Before Round Two was a vintage empire, it started out of founder Sean Wotherspoon’s closet. This was in 2013, when Sean and a few friends decided to sell vintage clothes out of his home in Richmond, Virginia. “Our friends would hit us up to come stop by the house and shop,“ says Chris Russow, one of the original Round Two members. Eventually, they expanded to a 10x10 storage unit — the logical next step, since, Chris goes on, “We thought we could never make enough sales to afford a storefront.” It was kind of like a pop-up store: racks set up for clothing and shoes. Their store hours were the same as the storage place hours, and people could make appointments and come by.

We spoke to Round Two co-founders Luke Fracher and Chris Russow about their vintage empire, the methods behind sourcing, and tips and tricks for vintage shopping. In addition, Luke and Chris captured some scenes from their daily lives photographed by the Samsung Galaxy Z Fold2 5G.

Sean Wotherspoon, Sean Wotherspoon

From the beginning, its strength was its taste level, its curation. At the time, Round Two’s founders were in their early twenties, when most fashion aficionados start thinking seriously about personal style but don’t have the cash to afford luxury labels. Hence vintage; sifting through vintage stores is almost a hazing ritual on the journey to discovering one’s personal style. And it’s fueled by the romance of finding the one item out of thousands that you end up treasuring for the rest of your life.

This very experience of discovering the diamonds in the rough is what makes up Round Two’s YouTube series “The Show,” which focuses on customers’ experiences at the store. At the time when Round Two started it, they filmed it out of their storefront in Virginia, and it was their first exposure to an audience outside of the state. In these episodes — which can last for over two hours, and can rack up millions of views — customer after customer shows off their finds. It’s surprisingly addicting. There’s an adrenaline rush in watching people discover gems, one after another, and it rekindles your love of the hunt.

“The success behind ‘The Show’ is what separates the content we put out from everything else on YouTube. We aren’t clickbait,” says Lucas Fracher, another member of the Round Two collective. Chris adds, “We never did it as a strategic move to create content and I think people see that.”

As the audience for Round Two expanded, so did its stores. Today, the flagships is based in Los Angeles on Melrose Ave, where Round Two takes up an entire block; “Round Two Village,” as it’s called. It attracts customers hunting for the perfect all-over print tee, people looking to sell high-end shoes on consignment, or fans hoping to meet Sean Wotherspoon, who designed the hit Nike Air Max 97/1 in 2018. Between Sean’s cult celebrity and the other Round Two staffers who regularly appear in “The Show,” the retail experience gives off a strong sense of community. And there’s always the surge of possibility that one might run into Virgil Abloh or A$AP Nast.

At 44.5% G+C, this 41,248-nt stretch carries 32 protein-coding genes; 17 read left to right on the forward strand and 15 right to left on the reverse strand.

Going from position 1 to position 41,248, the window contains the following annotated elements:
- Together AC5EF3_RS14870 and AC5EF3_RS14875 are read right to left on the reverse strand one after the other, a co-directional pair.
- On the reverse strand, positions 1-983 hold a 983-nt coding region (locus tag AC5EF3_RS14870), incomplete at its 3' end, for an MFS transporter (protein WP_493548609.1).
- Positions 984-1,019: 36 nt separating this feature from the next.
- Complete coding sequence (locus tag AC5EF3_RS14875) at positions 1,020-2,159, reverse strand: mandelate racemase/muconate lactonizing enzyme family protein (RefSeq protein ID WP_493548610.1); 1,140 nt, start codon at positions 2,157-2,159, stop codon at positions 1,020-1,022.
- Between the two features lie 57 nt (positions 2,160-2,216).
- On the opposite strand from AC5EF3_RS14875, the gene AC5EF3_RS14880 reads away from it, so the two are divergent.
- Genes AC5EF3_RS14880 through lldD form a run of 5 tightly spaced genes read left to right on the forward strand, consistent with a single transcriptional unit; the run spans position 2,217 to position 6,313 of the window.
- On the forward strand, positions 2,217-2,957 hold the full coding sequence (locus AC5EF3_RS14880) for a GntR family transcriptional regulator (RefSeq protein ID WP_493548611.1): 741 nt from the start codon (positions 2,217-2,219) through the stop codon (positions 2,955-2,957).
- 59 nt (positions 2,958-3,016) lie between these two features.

To source clothing for Round Two, you guys spend entire days at vintage store warehouses. What goes into looking for something you put your seal of approval on?

Luke: When we are looking for items for the store, we really try to put ourselves into our customer's shoes and try to source product that we think our customers will connect with.

Chris: We usually find things that we actually like or connect with because at the end of the day we’re consumers as well. It’s good that there are three of us and that we include our team in the sourcing because we’re able to capture a bit of what everyone likes.

Vintage is all about taste and styling. What are some tips and tricks you would recommend to people rummaging vintage stores?

Luke: My best advice for thrifting is to find items that fit your personal style, and as counterintuitive as it may seem, try not to worry about fit as much you would think. Everyone needs a good tailor who gets how you want your clothes to fit and get everything tailored.

Chris: My biggest advice would just be, buy what you like. If something sticks out to you, it will most likely appeal to someone else

Luke Fracher, Luke Fracher

In LA, you have what’s known as the “Round Two Village,” yet customers feel really endeared to the store and its culture. How do you maintain that balance between massive size and approachability to maintain a sense of community?

Luke: We do our very best to stay true to the original commitment [we had] when we opened; get people the coolest gear at the best possible prices. Even though we aren’t one small store in VA anymore, we strive to live up to that commitment every day we are open.

Chris: We always try to make our stores super approachable. We stress customer service and the in-person experience because we love connecting with our customers and creating a memory for them. We have expanded but we have spread the stores around to create small personal communities all over.

How do you see the Samsung Galaxy Z Fold2 5G boosting your work and creativity?

Luke: The phone has helped boost my productivity by letting me type faster on the massive screen, read The New York Times and keep up on the latest news, and keep track of all my favorite Youtube videos.

Chris: It’s definitely helped me become a lot more productive because I can quickly see stuff on the single screen and when I need to work or take notes with a bigger screen I can do that by unfolding the phone. It’s really made things quick, made me more organized, and has allowed me to stay connected.

You can buy the Samsung Galaxy Fold2 5G here.

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